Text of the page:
York rung the changes at the break and Leeds almost took advantage of their slow start with Michael Taylor firing just over. Wilks then did really well holding the ball up again, this time he teed up Eoghan Stokes, but the midfielder couldn’t find the target. United striker Wilks was proving to be a real handful and went close to equalising in the 64th minute, he powered into the penalty area but could only find the side netting. The chances Leeds missed were punished in the 71st minute at another set piece, Callum Rzonca delivered a fine free-kick and Scott Fenwick headed home. Tom Pearce went close at a Leeds set piece, his free-kick from the edge of the area was just off target. Jack McKay pulled a goal back with four minutes remaining to give Leeds hope, Billy Whitehouse made a great run down the wing before entering the penalty area, he slid the ball to the United striker who provided an exquisite finish. However United’s hopes of a dream finish were dashed two minutes later when Rzonca finished a low cross from Shaun Rooney.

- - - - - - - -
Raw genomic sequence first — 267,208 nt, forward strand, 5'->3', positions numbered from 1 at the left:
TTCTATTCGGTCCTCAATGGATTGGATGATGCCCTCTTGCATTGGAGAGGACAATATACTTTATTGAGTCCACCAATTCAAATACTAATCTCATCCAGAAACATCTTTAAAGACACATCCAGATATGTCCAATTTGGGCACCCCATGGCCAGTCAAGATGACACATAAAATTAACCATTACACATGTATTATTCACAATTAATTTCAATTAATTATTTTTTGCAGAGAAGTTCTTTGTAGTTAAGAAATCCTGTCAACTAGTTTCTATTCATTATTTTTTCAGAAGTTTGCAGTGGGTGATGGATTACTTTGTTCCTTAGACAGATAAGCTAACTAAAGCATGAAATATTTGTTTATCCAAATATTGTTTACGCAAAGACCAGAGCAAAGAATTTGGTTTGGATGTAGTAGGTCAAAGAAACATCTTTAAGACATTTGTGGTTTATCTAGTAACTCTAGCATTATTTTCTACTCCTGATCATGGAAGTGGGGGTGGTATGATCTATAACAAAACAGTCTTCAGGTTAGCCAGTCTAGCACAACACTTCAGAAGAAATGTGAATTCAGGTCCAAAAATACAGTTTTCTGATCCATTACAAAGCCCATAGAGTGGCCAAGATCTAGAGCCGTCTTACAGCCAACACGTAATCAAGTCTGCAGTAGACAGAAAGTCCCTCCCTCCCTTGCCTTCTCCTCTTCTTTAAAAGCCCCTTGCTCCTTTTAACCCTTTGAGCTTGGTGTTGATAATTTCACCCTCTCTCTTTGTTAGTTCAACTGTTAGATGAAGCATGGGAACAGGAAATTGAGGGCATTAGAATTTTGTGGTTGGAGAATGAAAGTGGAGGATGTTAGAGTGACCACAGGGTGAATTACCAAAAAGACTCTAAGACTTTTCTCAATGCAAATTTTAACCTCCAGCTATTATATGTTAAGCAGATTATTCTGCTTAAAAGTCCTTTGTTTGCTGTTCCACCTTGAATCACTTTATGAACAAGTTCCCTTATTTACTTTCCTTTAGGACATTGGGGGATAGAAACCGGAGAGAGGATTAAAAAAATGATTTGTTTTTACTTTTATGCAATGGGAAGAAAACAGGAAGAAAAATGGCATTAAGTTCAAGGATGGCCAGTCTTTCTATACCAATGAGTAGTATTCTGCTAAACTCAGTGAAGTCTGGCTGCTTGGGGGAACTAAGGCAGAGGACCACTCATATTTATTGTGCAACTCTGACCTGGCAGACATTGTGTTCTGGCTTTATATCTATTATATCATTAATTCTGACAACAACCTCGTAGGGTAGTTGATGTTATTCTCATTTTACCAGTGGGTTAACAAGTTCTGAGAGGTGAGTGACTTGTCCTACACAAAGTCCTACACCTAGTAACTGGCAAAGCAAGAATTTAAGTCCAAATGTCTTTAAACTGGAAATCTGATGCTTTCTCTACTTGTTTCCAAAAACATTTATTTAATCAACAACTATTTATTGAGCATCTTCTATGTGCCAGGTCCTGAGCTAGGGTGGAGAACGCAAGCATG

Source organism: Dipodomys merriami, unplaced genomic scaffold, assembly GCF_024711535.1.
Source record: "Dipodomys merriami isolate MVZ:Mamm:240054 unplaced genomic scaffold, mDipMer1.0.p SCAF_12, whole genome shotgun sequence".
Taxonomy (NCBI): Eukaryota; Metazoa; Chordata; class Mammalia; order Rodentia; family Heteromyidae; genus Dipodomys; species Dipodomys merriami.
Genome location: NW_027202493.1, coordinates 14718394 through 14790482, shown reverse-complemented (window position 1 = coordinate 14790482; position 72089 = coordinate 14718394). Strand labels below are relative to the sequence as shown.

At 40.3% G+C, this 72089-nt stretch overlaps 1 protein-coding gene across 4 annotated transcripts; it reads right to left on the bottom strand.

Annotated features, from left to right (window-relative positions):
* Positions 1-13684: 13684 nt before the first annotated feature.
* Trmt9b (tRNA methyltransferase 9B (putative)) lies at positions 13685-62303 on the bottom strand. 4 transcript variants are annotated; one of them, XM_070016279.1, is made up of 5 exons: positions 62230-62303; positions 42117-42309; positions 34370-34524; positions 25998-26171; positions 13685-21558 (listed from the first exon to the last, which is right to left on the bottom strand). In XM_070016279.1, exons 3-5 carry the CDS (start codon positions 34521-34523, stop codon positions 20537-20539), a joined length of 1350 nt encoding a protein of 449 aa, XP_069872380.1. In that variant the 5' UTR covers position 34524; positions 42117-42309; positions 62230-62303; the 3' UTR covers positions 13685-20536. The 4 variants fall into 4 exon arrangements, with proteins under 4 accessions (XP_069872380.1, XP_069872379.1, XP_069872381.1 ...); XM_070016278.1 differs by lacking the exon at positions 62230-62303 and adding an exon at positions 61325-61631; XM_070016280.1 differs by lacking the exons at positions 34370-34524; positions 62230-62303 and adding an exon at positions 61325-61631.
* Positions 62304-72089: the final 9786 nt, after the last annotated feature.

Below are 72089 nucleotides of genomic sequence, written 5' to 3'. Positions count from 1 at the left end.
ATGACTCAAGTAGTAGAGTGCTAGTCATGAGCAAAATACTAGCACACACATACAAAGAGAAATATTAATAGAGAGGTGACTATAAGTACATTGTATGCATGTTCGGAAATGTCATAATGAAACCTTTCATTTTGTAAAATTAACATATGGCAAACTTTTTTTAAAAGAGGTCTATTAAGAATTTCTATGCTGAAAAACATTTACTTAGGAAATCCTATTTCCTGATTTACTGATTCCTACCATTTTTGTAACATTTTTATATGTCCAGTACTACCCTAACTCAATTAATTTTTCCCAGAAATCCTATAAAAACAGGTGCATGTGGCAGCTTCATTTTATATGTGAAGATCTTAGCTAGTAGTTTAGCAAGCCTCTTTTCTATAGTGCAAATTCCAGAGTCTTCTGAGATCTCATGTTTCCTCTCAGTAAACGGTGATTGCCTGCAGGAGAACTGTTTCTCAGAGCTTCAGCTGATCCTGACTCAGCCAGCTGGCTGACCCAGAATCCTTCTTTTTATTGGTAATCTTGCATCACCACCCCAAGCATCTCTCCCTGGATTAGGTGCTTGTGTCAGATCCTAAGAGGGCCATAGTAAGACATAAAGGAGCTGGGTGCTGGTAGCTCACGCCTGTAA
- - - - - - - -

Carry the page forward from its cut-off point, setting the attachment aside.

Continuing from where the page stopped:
Full Time: York City 4-2 Leeds United
    Leeds United XI: Turnbull, M. Taylor, Downing, Diagouraga, P. McKay, Vann, Murphy, Romario Vieira, J. McKay, Stokes, Wilks. Subs all used: Haidara, Whitehouse, Pearce, Purver.
  5. Mansfield (League) (H) W 3-0
    YORK City’s second string recorded a comfortable 3-0 victory over their Mansfield Town counterparts.